Running has become fun again.  I don’t really know how to describe it, but the amount of concentration it takes to run like this, makes it like a game.  Not that I didn’t like running before, but it is a lot more fun now.  This alone is priceless.


If you get the VFF’s, you get to wear these funny looking shoes around.  It’s incredible entertaining to sit in class and look at my shoes.  Other people like to look at them too.  Then they want to talk about them.  You get to meet new people.  Lots of fun!


You get to know your body better.  It was amazing how little control I had over my toes.  I realize how much more my toes can contribute to walking and running.  I know the purpose of the arch of my foot now.  I can feel those muscles working.  And getting stronger.




There is a learning curve.  No more heel strikes!  And running too fast, too soon is going to cause injuries.  Your initial mileage will go down.  As will your times…


You have to relearn to run.  It is all on your toes now, baby!!  And your calves will let you know how much you have been neglecting them.


It causes a bit of smugness.  I now feel like I am superior to people that don’t have VFF’s.  Soon I will have to buy things like a single-speed bikes, Macs, telemark skis and hybrid cars…




Right now, I have found that wearing Injinji toe socks makes it much easier.  They give me just that much more padding I need when running.


Walking around in your minimalist shoes as much will help to strengthen your feet and think about how to step.


Running barefoot on the treadmill felt great!  But beware of a very hot belt and blisters.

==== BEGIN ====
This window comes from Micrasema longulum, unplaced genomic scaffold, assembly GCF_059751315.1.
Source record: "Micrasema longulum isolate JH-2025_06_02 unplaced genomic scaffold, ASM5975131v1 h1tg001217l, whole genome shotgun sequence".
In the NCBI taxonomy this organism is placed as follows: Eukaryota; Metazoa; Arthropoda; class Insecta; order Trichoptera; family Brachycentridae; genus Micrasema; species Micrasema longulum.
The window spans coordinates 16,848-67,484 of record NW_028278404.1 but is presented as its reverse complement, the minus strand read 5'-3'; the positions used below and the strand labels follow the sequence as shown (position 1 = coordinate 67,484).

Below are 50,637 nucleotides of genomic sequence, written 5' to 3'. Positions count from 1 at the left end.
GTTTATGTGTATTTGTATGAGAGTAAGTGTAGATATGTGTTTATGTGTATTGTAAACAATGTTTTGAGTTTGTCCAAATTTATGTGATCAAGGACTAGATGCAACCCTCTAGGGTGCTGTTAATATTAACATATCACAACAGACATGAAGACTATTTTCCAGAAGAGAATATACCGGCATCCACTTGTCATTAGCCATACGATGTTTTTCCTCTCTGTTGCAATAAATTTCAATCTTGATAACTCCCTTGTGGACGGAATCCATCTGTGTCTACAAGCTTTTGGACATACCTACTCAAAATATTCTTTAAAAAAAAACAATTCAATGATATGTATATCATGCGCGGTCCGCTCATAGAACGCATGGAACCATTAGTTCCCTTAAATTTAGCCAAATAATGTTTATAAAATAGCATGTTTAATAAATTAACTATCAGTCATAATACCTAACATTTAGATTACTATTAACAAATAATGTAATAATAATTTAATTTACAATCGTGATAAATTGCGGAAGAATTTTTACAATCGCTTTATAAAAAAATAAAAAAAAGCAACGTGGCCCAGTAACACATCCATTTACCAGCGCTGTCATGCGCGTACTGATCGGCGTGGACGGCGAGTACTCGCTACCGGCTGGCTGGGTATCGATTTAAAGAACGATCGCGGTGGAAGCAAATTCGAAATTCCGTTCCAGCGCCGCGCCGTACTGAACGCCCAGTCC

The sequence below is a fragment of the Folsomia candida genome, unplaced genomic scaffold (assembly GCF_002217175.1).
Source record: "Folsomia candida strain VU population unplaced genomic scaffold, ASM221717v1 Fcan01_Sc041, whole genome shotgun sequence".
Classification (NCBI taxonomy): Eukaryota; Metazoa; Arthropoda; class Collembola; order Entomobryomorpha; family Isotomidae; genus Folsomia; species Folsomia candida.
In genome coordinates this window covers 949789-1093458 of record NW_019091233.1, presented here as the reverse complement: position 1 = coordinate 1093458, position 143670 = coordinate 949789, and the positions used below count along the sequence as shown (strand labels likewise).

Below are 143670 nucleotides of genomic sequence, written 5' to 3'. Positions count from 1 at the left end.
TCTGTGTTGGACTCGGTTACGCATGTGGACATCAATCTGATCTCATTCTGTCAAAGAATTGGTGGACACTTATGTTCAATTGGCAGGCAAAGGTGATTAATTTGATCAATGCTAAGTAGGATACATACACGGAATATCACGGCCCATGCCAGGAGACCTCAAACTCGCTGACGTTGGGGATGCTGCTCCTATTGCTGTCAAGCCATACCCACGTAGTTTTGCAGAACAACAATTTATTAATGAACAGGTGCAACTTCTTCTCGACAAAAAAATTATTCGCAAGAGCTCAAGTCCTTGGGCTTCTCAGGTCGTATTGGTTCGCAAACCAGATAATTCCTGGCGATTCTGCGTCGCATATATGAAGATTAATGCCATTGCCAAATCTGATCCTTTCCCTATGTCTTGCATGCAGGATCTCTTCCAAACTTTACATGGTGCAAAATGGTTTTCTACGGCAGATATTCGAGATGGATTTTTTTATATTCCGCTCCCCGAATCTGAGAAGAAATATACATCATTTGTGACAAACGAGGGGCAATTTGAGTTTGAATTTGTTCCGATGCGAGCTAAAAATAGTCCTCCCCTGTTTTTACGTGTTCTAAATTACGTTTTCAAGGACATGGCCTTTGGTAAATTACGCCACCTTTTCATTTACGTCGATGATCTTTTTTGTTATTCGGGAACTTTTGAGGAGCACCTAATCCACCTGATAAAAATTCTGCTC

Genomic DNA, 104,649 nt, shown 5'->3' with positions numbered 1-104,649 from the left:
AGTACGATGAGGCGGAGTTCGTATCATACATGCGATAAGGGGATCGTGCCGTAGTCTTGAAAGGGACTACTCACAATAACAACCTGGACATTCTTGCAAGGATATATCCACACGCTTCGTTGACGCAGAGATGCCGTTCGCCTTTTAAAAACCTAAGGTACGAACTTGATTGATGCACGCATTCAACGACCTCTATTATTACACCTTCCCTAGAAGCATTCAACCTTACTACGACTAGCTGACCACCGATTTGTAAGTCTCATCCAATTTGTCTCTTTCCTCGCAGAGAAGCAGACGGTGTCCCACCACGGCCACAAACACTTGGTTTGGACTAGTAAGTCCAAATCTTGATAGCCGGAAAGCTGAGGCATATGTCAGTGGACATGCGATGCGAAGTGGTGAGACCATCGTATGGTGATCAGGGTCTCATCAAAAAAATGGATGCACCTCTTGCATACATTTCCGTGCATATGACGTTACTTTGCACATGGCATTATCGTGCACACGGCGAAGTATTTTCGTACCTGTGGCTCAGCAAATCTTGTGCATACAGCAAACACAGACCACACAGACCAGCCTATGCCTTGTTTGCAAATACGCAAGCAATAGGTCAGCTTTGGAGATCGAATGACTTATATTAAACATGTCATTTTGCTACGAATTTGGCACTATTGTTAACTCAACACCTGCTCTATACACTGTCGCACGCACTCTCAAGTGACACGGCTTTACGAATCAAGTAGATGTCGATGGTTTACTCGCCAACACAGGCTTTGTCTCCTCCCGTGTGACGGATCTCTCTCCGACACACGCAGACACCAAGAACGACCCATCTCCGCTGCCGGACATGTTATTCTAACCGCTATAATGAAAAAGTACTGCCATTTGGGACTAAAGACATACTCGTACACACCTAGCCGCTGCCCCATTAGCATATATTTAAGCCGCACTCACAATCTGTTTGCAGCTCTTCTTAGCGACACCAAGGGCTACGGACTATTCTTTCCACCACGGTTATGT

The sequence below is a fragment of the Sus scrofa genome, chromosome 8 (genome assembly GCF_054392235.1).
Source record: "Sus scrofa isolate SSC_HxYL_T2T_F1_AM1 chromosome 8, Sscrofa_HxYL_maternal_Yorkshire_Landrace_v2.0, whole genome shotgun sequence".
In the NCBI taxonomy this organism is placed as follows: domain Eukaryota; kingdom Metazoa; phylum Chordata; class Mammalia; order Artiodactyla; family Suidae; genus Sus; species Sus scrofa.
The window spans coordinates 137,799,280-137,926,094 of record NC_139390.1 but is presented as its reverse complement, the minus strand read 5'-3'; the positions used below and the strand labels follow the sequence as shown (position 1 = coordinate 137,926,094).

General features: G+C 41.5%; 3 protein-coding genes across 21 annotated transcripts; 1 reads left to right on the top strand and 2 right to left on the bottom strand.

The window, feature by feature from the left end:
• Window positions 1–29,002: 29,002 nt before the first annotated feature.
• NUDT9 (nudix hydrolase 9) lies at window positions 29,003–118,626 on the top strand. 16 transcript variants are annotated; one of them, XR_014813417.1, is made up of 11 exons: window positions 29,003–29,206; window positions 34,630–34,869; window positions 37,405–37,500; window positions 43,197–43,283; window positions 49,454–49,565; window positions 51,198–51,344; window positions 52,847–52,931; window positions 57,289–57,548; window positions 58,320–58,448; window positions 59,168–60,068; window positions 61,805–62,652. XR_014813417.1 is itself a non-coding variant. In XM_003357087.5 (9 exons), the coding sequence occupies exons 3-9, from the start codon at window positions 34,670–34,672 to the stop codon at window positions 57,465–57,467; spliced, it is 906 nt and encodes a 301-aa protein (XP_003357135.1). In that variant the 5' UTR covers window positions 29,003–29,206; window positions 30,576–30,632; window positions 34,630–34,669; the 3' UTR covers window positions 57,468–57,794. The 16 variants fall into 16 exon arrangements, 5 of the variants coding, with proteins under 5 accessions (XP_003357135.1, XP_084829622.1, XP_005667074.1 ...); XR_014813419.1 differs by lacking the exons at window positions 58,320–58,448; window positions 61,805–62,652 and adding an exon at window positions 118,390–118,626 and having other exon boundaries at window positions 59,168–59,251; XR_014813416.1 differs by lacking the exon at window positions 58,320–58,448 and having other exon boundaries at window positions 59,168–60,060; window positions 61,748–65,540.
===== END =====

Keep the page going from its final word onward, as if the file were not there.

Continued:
Where to now…


I love my VFF’s but I will probably be finding other shoes to run in competition.  I can see doing a 5k in them.  This last Sunday, I ran an army PT test in my heavy-ass trail shoes.  But I was really fast, considering it was on an short indoor track and my actual mileage over the last month hasn’t been that high or fast. The training in these shoes has had a definite carry-over into running in traditional shoes.


I am debating what to wear in the Moab Spring AR.  I expect about 5 miles of running.  On one hand, the VFF’s are very light, and I have to pack my running shoes with me while biking.  On the other hand, if my feet aren’t strong enough, for it, it’s gonna suck…  I am leaning towards using Inov-8’s Talon line of trail shoes.


I will keep you updated!


  1. A friend sent me a link to your blog post, as I've been a staunch VFF runner for a year & a half now. :) Just thought I'd post a comment about running distance races in them... I've run 2 half marathons in mine & will be running a 3rd one this weekend in them.

    I had run my first half marathon about 3 months after I started wearing VFFs, but thought I'd better run in my old running shoes for that race. I'd not gone on a long run in them at that point & thought I'd better go with the "safe" shoe.

    5 minutes into the race, I felt like I had cement blocks on my feet! That was the last time I ran in regular running shoes. LOL

  2. h3dakota,

    Good to know. I know a few people who have done marathon length races in them. I have put on my trail runners once since getting my VFF's. And yes they felt like bricks, but I was way fast in them after training in the VFF's.

    I have done 1 trail run in my VFF's and felt great, but my feet hurt more than normal the next day. I think I will do the AR in them, just to see. Plus, I have to carry shoes all the way up to the rappel anyway, so I might as well carry something light, right?